Horse Side Vet Guide ®

Equine Health Resource

Bleeding from Anywhere on Body, Severe

Code Red - Call Your Vet Immediately, Even Outside Business Hours

Code Red - Call Your Vet Immediately, Even Outside Business Hours

    The most common reason for visible bleeding on a horse’s body is a traumatic wound. Excessive bleeding can also occur after a castration or other surgical operation, if the surgical wound breaks open.

    In rare cases, bleeding can occur from a body orifice, most commonly the nostrils. This can indicate hemorrhage into the lower respiratory tract, guttural pouch, sinus or nasal passage (see that related record).

    Clotting abnormalities are rare (loss of platelets or clotting factor proteins normally produced in the liver) but can also cause widespread bleeding.

    Generally, horses can lose about 8% of their body weight in blood before going into severe shock. That is about 8 gallons of blood for a 1000 lb horse.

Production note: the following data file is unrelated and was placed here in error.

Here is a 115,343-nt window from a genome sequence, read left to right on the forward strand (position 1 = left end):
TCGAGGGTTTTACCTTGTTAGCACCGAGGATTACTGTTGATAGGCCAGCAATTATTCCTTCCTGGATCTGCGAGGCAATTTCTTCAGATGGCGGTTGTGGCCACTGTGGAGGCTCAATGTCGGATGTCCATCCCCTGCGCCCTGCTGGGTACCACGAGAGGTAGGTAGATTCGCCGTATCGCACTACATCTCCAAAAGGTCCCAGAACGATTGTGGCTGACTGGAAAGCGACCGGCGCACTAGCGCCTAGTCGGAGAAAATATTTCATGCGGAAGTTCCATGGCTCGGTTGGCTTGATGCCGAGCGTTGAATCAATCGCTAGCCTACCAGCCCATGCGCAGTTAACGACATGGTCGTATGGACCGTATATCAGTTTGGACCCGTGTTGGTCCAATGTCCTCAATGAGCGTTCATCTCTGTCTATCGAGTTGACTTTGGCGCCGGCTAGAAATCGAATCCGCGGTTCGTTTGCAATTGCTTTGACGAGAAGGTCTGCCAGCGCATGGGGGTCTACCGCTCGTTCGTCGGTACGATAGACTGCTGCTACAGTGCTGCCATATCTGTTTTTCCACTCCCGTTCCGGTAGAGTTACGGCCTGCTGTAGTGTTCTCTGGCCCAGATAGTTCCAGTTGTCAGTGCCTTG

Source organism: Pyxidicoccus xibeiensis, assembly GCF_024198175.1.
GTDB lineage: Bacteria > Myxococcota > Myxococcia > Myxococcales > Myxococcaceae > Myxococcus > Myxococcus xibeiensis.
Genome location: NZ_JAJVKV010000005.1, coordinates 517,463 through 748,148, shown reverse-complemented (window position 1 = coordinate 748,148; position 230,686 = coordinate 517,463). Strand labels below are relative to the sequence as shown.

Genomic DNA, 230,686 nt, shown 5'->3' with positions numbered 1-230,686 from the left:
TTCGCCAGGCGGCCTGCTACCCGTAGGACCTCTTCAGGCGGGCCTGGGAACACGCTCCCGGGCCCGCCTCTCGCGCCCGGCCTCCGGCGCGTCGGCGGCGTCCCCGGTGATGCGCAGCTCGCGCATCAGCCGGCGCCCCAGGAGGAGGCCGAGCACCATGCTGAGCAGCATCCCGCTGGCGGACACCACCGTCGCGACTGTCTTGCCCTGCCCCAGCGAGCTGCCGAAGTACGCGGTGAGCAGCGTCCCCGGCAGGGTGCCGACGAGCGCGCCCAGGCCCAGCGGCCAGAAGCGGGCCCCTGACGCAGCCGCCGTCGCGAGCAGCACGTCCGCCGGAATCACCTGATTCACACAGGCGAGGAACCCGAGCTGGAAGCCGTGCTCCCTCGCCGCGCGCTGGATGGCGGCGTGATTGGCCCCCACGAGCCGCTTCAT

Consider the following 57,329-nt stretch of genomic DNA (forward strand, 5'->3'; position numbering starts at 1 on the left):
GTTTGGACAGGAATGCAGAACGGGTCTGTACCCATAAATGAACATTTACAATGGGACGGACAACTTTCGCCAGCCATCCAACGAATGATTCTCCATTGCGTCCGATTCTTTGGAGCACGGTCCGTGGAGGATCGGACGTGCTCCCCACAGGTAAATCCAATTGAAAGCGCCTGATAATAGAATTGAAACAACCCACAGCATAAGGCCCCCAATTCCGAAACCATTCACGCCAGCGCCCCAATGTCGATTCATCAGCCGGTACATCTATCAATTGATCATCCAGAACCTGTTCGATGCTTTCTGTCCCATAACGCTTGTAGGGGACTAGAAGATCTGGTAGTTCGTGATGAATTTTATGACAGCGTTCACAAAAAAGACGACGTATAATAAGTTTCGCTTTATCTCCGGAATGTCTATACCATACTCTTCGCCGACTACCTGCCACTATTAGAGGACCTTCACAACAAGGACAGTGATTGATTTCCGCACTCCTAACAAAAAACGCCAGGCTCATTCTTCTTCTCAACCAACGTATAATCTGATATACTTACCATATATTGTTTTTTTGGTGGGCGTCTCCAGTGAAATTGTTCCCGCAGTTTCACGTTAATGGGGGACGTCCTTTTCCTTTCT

Most severe bleeding from a location can be controlled with consistent, firm pressure placed directly on the source of hemorrhage. A towel or gauze is ideal but a finger or heel of hand can work too. While it is not always possible to visualize the source let alone put pressure on it, one can usually block blood flow emanating from the wound and cause sufficient back pressure on the source to at least slow bleeding until help arrives.

    Signs of severe blood loss include distress, sweating, rapid heart rate, and pale mucous membranes. If there has been enough blood loss to cause these signs of shock, your vet should examine your horse immediately.

    In some cases, bleeding is not proportional to the size of the wound, or it may persist, possibly indicating the existence of a clotting disorder or involvement of a large vessel.


    Your vet determines the general cause of the bleeding. This may involve assessment of overall health and clotting function. Depending on the nature of the bleeding, a vet might tie off (ligate) a bleeding vessel, put pressure on a leg wound to stop bleeding, or give medications to help improve clotting function. In all cases, they will treat predisposing causes for the bleeding.

    Author: Doug Thal DVM Dipl. ABVP


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